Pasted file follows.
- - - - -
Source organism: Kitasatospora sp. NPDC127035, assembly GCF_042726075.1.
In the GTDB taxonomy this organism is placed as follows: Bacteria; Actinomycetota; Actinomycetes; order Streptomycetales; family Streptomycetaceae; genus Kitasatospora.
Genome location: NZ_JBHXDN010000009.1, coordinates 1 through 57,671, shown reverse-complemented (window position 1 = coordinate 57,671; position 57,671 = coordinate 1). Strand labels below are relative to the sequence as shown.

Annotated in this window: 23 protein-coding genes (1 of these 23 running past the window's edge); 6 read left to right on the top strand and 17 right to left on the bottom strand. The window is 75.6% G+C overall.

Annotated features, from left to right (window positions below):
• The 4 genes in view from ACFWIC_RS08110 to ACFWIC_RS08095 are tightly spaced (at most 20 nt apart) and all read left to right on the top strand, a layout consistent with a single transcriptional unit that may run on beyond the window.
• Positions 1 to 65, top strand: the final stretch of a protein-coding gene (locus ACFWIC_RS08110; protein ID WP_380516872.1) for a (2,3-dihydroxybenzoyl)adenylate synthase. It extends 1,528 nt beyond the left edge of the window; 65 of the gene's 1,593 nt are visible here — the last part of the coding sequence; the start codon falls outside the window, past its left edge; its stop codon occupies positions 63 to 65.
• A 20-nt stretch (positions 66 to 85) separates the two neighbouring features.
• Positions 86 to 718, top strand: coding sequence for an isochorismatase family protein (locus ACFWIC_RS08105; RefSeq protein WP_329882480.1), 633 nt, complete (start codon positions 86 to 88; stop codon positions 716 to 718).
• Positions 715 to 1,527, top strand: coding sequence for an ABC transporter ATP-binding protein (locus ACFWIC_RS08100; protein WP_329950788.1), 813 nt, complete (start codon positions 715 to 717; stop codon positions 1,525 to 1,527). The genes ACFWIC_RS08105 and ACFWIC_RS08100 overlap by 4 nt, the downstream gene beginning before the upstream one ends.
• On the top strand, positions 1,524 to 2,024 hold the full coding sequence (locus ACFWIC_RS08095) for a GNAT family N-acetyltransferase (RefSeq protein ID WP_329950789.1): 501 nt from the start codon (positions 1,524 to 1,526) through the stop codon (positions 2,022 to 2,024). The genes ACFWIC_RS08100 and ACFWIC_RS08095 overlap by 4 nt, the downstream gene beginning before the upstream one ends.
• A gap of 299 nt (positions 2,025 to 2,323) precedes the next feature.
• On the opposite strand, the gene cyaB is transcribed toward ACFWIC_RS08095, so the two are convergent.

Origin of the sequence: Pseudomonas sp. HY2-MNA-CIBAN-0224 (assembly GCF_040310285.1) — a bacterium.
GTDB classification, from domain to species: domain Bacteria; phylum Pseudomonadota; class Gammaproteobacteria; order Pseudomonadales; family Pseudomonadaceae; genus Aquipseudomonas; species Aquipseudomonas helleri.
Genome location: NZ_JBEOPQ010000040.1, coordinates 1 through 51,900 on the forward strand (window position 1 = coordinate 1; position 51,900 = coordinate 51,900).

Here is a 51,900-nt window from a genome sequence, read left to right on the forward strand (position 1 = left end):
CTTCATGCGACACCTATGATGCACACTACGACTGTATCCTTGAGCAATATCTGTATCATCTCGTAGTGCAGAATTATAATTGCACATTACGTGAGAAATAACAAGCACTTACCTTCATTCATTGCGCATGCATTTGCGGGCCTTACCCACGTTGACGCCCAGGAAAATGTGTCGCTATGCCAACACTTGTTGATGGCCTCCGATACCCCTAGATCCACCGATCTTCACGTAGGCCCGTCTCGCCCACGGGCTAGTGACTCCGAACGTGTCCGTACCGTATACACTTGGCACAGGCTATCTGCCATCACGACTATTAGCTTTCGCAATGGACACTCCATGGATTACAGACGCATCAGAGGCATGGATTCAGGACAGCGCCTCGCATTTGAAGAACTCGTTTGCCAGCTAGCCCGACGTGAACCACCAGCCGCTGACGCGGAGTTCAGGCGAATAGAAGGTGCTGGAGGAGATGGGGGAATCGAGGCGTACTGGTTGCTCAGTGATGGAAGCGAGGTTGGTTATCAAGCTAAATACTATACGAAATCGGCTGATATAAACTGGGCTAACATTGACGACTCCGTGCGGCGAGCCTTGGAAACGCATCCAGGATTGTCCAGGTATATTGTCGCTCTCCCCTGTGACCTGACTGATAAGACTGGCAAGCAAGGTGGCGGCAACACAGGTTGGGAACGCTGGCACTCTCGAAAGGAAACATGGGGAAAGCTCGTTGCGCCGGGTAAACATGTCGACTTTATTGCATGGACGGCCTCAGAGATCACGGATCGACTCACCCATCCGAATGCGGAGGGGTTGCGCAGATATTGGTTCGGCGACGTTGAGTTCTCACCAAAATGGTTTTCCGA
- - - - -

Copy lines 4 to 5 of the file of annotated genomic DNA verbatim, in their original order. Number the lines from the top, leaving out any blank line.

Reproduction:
Annotated in this window: 23 protein-coding genes (1 of these 23 running past the window's edge); 6 read left to right on the top strand and 17 right to left on the bottom strand. The window is 75.6% G+C overall.

Annotated features, from left to right (window positions below):